(THIS ARTICLE IS MACHINE TRANSLATED by Google from Norwegian)
Under the headline "Lammer Lem no-league?" Christer Gulbrandsen has written a post in Ny tid 14/10 in support of Steinar Lem. This was intended as a counter-contribution to two of us who are members of No to the EU and who put us critical of Lem's reasoning to change sides. That Gulbrandsen disagrees with the undersigned when it comes to the case is perfectly fine. That he almost ridicules Tine Larsen (deputy leader of No to the EU) and me for our EU view, is not right. Personal attacks are an unworthy form of debate technique.
So to the point. Gulbrandsen believes that the Euratom directive is exclusively about how we can be protected against, among other things, radioactive waste. No wonder he sees it that way, since the directive, apparently, is about this. Officially, Euratom Directive 96/29 of May 13, 1996 is about setting an international standard for radiation protection for workers in the nuclear industry and ordinary citizens. In this context, radioactive waste means low radioactive waste, also called "low-dose radiation". However, the EU has a long tradition of emphasizing the good of a law or directive and obscuring / rewriting the bad. Therefore, finding the essentials is not always easy.
In my post in Ny tid 23 / 9- 05 under the title «When Steinar Lem shouts wolves», I mention that the Euratom Directive allows certain types of radioactive waste from nuclear power plants to be recycled and recycled in the production of consumer goods. Gulbrandsen strongly doubts this. However, this provision is clearly expressed in the Euratom Directive, Section 4, Article 6, which states that substances with radioactive or "ionizing" radiation are permitted in consumer goods. The Danish translation of the directive (which has not been translated into Norwegian) states that this "is justified by their economic, social or other benefits in relation to the health damage they may cause".
It is therefore clear that it can cause health damage, but for the sake of financial benefits, you will still allow it. However, paragraph 3a) recommends that "any radiation for optimization be kept as low as reasonably possible with regard to economic and social factors". In other words, profits are a priority for health and the environment.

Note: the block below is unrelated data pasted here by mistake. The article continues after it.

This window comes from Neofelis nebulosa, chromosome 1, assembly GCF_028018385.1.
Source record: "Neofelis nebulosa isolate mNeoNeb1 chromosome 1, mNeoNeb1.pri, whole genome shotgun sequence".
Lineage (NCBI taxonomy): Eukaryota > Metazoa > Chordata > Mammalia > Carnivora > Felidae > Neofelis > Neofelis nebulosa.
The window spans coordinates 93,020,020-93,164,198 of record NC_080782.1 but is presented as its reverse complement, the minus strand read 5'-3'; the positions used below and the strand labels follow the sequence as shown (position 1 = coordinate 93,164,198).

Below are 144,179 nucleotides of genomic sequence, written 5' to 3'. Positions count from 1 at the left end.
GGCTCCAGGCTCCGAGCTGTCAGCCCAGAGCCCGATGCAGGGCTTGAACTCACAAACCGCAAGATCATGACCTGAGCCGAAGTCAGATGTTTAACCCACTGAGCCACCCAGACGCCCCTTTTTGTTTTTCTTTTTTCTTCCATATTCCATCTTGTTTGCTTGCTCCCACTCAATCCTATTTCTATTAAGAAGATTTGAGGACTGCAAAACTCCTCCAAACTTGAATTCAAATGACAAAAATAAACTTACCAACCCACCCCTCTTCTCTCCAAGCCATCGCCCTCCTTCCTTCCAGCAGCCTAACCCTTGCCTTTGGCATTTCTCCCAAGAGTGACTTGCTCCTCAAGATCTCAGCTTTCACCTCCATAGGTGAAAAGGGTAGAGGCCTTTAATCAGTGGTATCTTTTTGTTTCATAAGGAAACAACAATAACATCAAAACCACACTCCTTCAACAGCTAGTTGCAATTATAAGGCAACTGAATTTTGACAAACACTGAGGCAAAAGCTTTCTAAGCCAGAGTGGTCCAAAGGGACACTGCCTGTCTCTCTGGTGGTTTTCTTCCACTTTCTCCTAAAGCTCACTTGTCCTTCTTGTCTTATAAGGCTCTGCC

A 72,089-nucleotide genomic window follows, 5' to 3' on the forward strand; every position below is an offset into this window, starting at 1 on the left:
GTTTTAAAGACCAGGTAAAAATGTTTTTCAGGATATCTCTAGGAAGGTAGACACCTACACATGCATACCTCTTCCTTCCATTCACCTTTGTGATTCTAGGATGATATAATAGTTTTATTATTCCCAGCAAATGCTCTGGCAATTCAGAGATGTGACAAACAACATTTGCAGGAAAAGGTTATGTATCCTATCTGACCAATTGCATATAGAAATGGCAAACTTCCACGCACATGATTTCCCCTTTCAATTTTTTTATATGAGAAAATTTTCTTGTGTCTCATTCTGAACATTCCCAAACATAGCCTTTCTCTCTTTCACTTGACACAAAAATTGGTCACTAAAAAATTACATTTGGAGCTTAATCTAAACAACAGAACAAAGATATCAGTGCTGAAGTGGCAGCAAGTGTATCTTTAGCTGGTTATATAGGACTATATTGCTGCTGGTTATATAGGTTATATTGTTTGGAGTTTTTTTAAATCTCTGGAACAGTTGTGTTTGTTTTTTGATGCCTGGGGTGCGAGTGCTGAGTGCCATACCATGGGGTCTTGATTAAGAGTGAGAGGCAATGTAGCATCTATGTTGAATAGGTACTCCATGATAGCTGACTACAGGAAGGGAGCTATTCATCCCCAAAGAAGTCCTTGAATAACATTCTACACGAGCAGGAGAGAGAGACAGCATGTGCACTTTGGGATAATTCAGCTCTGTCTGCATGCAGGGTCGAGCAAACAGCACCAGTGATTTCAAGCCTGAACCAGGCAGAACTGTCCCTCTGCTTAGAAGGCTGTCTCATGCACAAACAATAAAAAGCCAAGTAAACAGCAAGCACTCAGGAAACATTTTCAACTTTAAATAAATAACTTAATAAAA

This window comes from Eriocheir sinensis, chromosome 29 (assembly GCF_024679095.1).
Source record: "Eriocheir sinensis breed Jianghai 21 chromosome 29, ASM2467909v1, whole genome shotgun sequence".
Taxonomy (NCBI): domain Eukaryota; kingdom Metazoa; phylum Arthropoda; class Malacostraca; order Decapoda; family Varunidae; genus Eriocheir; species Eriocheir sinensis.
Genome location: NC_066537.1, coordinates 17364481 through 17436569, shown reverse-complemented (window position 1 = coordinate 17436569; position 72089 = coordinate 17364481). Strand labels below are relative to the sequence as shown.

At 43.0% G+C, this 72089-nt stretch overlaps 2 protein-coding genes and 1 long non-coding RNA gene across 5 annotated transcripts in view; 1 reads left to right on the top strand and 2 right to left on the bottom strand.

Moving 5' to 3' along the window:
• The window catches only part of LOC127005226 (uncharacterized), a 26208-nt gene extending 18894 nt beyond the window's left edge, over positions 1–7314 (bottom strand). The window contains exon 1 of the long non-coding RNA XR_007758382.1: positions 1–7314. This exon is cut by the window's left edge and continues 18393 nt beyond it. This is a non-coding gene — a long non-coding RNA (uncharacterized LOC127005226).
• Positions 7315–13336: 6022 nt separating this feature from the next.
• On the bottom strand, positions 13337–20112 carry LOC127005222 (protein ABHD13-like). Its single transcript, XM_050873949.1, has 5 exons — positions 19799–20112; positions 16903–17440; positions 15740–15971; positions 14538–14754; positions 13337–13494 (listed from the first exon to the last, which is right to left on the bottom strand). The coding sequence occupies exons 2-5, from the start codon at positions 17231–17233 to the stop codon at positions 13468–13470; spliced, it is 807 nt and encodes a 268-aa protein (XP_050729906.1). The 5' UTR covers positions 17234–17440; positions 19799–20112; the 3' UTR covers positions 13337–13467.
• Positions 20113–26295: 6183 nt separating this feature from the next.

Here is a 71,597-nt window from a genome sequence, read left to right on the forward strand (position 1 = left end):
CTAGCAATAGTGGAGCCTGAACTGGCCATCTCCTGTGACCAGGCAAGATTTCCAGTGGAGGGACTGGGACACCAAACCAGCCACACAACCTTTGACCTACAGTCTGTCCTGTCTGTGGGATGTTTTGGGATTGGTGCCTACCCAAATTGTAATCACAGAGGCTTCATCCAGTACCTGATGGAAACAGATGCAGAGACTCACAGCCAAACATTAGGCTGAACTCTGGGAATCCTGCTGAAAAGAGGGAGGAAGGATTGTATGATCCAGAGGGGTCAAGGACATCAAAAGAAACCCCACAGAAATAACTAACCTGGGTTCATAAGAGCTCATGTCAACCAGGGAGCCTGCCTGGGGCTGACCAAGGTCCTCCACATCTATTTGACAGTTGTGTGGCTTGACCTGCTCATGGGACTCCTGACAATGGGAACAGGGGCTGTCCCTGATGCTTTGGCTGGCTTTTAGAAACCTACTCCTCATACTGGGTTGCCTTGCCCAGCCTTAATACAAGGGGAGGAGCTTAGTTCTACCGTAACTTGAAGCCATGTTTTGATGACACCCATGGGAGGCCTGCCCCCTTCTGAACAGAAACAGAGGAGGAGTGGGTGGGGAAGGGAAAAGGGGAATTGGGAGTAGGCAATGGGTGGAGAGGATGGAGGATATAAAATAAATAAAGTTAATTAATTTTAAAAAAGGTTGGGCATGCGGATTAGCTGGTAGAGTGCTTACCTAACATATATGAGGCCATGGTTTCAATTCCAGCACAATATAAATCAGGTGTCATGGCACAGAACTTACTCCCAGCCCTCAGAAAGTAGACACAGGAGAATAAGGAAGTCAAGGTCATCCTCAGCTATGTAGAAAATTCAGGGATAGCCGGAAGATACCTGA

Since all ionizing radiation involves health risks, such radiation protection standards are political trade-offs between benefit and risk. One can therefore say that these standards are political quantities.
So a little history. The Euratom Treaty is not a party to the EEA Agreement and the Euratom Directive has never been approved in Norway. Nevertheless, the Euratom Directive, which came into force in 1996, was also of great importance to Norway. The authorities' first step towards adapting to the directive came with the "Act of 12 May 2000 on radiation protection and use of radiation". The purpose of the Act is, according to § 1: "to prevent harmful effects of radiation on human health and to help protect the external environment". (Ot.prp. No. 88, 1998-99). It turns out that the Euratom Directive has been used as a model for our new law on radiation protection.
The change in the law is justified by adapting the legislation to current needs and to "get a Norwegian legislation that is in line with modern international principles".
§ 20 reads: «The Norwegian Radiation Protection Authority may refuse the import or sale of any product or substance and any product that may pose a health or environmental risk due to radiation, provided that this does not conflict with international agreements to which Norway is a party». This clearly means that it is permitted to import radioactive goods, even if they entail health and environmental risks, if they come from a country with which Norway has a trade agreement. We have, as is well known, the EEA agreement with the EU, therefore it also applies to Norway. However, since the Euratom Directive is not part of the EEA Agreement, we would not have had to incorporate it into Norwegian legislation. Incidentally, a good example of Norway being more EU-friendly than the EU countries themselves.
But it is an addition to the directive, and that is the most important thing. Here it turns out that the real goal is to change the limits for when a substance is to be treated as radioactive waste. In addition, there is a list of 300 isotopes (both natural and man-made) with new limits for permitted radioactivity. For some of the substances, the new limit values have been changed so that they do not need to be treated as radioactive material. An important premise for this deregulation is that this would make it cheaper to demolish old nuclear power plants and thus be able to build 2nd generation power plants.
The nuclear industry's waste problem has never been solved, and it gets worse when an increasing number of old reactors, plutonium factories and other nuclear plants have to be demolished. The new directive allows the nuclear industry to dilute radioactive waste with ordinary waste, and dispose of it as rubbish or use it for building materials, for consumer goods or in the military industry.
Article 6.3a of the Directive states that all emissions of radioactivity shall be as small as possible when economic and social factors are taken into account, and Article 6.5.that it is not permitted to add radioactive substances intentionally in the production of food, toys, jewelry and cosmetics.
A bit of an admission!
Gullbjørg Røisli, board member of Akershus No to EU.